The number of possible biometric checks on identity is growing as research develops new and sometimes surprising ways of distinguishing particular aspects of physiology
It’s hard to think of biometric identity technology without picturing Tom Cruise on the run in the movie Minority Report. Hunted by killer robots with iris scanning equipment and hailed by animated billboards that use similar tech to personalise their adverts, Cruise is reduced to a full eye transplant to evade capture and death.
It made for a great film, but it didn’t do the biometrics industry many favours. Active in one form or another since the invention of fingerprints, the commercial use of biometric data has proceeded in fits and starts over the past 20 years. One possible delay to what was assumed to be inevitable when the movie was released in 2002 is viewers’ nervousness about technology that looked creepy and invasive.
“People in the UK have proved wary of eye-scanning systems to date,” says Steven Murdoch, principle research fellow in the department of computer science at University College London.
Iris-scanning systems designed to speed up immigration at major airports were scrapped in 2012 after an investment of £4.9 million. Introduced in 2004, the electronic gates and iris scanners were hailed as a “watertight” system for cutting fraud and waiting times. The technology, however, was unreliable and passengers were forced to wait far longer than if they’d simply queued for an immigration officer.
“It may be prompted in part by sci-fi films or may even run a little deeper,” Dr Murdoch says. “In Japan, for instance, ATMs use palm scanning technology, which read the unique pattern of veins in the palm of each customer. That’s great in a culture that’s very concerned about hygiene and would prefer not to touch a machine that other people have used all day long.”
Biometrics have become about convenience rather than just security, which is speeding up acceptance
While iris-scanning is currently on hold almost everywhere apart from the Mexican city of Leon, which installed scanners for everything from cash machines to paying bus fares back in 2010, other biometric measures are already with us.
Indeed, a recent study by TechSci Research forecast annual growth rates of 14 per cent in the biometrics market, which should reach $21 billion by 2020. “The demand for biometric systems is increasing at a much higher rate in countries such as China, India, Japan and Indonesia when compared with the United States and Canada, due to increasing focus on identity management and curbing security breaches,” says TechSci analyst Kalpana Verma. What’s changed?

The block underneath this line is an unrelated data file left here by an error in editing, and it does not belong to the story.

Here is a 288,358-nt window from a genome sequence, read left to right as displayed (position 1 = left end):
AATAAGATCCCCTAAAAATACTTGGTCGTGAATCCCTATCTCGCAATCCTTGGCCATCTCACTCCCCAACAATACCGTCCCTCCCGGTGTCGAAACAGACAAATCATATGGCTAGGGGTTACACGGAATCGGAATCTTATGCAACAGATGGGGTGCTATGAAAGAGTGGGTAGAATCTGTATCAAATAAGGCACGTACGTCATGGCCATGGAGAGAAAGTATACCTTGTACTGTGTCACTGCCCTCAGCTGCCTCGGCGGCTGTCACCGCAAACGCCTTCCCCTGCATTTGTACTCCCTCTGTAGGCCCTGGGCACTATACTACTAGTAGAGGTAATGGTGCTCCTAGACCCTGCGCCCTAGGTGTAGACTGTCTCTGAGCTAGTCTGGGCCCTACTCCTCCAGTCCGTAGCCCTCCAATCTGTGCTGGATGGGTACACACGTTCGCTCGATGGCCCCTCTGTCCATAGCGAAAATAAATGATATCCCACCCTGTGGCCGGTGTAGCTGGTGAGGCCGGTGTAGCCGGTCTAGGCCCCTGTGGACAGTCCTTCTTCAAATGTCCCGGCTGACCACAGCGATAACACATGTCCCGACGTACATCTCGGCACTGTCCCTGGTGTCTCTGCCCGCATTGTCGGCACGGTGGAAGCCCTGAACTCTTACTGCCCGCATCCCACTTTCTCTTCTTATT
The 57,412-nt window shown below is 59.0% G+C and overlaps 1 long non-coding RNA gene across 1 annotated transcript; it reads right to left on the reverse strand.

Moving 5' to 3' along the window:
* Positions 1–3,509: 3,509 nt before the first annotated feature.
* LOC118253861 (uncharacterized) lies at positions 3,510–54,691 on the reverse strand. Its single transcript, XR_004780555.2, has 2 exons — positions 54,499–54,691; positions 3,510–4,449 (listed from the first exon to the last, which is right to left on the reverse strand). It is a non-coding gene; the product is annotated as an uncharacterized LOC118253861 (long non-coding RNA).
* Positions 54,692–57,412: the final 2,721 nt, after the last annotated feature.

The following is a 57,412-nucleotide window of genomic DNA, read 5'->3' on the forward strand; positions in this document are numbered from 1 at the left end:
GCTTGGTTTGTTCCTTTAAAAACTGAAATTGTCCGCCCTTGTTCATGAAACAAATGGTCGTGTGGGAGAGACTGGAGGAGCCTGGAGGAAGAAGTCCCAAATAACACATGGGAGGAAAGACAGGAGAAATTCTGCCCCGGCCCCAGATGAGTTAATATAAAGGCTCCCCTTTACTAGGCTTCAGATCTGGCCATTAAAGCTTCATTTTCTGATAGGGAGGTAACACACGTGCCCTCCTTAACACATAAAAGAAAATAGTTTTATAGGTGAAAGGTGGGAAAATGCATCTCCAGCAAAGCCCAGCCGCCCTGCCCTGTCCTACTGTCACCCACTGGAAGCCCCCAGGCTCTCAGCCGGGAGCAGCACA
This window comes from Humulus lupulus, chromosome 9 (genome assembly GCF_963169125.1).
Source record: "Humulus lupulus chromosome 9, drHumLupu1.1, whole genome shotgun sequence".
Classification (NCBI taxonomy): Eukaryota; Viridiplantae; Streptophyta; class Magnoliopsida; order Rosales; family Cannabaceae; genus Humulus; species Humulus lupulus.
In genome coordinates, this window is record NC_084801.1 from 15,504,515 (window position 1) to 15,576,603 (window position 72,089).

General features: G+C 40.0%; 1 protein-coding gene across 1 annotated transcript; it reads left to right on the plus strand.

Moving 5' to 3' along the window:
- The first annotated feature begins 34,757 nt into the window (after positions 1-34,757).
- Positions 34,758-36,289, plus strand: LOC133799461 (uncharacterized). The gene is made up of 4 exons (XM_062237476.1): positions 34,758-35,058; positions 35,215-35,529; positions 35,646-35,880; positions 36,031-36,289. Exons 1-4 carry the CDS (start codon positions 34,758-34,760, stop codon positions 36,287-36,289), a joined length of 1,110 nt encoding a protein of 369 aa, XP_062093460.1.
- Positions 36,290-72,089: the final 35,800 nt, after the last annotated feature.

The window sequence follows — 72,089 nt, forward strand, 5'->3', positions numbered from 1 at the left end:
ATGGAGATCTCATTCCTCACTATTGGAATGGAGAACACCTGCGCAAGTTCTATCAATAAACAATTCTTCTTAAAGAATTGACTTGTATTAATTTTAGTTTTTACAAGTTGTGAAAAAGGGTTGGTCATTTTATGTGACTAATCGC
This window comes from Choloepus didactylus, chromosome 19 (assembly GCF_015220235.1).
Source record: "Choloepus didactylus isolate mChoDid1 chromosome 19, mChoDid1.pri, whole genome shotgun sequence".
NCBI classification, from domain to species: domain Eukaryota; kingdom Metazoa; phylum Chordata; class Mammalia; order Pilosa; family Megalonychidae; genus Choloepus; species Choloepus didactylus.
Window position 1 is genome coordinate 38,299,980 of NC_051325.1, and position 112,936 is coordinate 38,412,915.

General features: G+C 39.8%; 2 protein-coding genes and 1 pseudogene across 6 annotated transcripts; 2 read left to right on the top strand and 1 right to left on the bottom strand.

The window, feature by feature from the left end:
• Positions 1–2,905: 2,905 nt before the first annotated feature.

“The greatest advance in biometrics is the iPhone 6,” argues Ramesh Kesanupalli, who heads up the FIDO Alliance, an industry-wide lobbying group hoping to establish Bluetooth for biometrics as an industry standard for biometric recognition software.
“Apple’s fingerprint recognition is on the home button – the button most users hit many times a day. It’s meant biometrics have become about convenience rather than just security, which is speeding up acceptance. It also significantly reduces fraud as applications can send out small challenges to the user anytime and get a confirmation that the phone hasn’t been stolen.”
Emilio Martinez, chief executive of Madrid-based biometrics company AGNITiO, says: “Biometrics always start with law enforcement. Fingerprints took 100 years to reach the private sector. Now things are speeding up.”
AGNITiO’s voice biometric technology has been in use by police forces across Europe since its launch in 2004. “When you speak to someone you’re listening to their words, to their accent, to the emotion in their voice – our systems do none of that,” Mr Martinez explains. “We measure six factors, from larynx to nose to sinuses, which contribute to creating the sound wave that can’t be hidden by raising pitch and that’s unique to each individual.”
The software is now used to identify anything from phone threat callers to your voice when you phone a call centre.
For the future, law enforcements current key target is speeding up a full DNA scan, in theory an impossible test to fake or get wrong. Operating in the field at the moment, the US FBI is testing the RapidHIT 200, which can run a DNA scan in 90 minutes. The Bureau’s rapid DNA analysis programme aims to develop “commercial instruments capable of producing a DNA profile to search unsolved crimes while an arrestee is in police custody during the booking process”.
Other systems being trialed include:
- Ear scans – the curved edge around your ears is peculiar to you and researchers in New Delhi are working on an accurate and commercially affordable option
- Heartbeat, breathing and movement – the US Army’s STORM has deployed in Afghanistan to identify targets at a distance
- Scent – the US Department of Homeland Security is researching odour signatures to see if individuals have a unique primary smell linked to our genetic coding
- Gait – the US Defense Advanced Research Projects Agency employed gait analysis as a cornerstone of its Total Information system, despite the ease with which gait can be changed by simple factors such as shoes and heavy backpacks.
How long will it take for these systems to reach, say, the financial services industry? “If you’re asking about a concerted industry-wide change from something like chip and PIN, then we’re looking at years – certainly more than five years,” according to UCL’s Dr Murdoch. “On the other hand, some banks are already using Apple’s fingerprint ID in their apps, so all it takes is one player to switch and that could take as little as a year.
“The main driver for success will be simplicity and ease of use – people just don’t want their security checks to get more complicated.”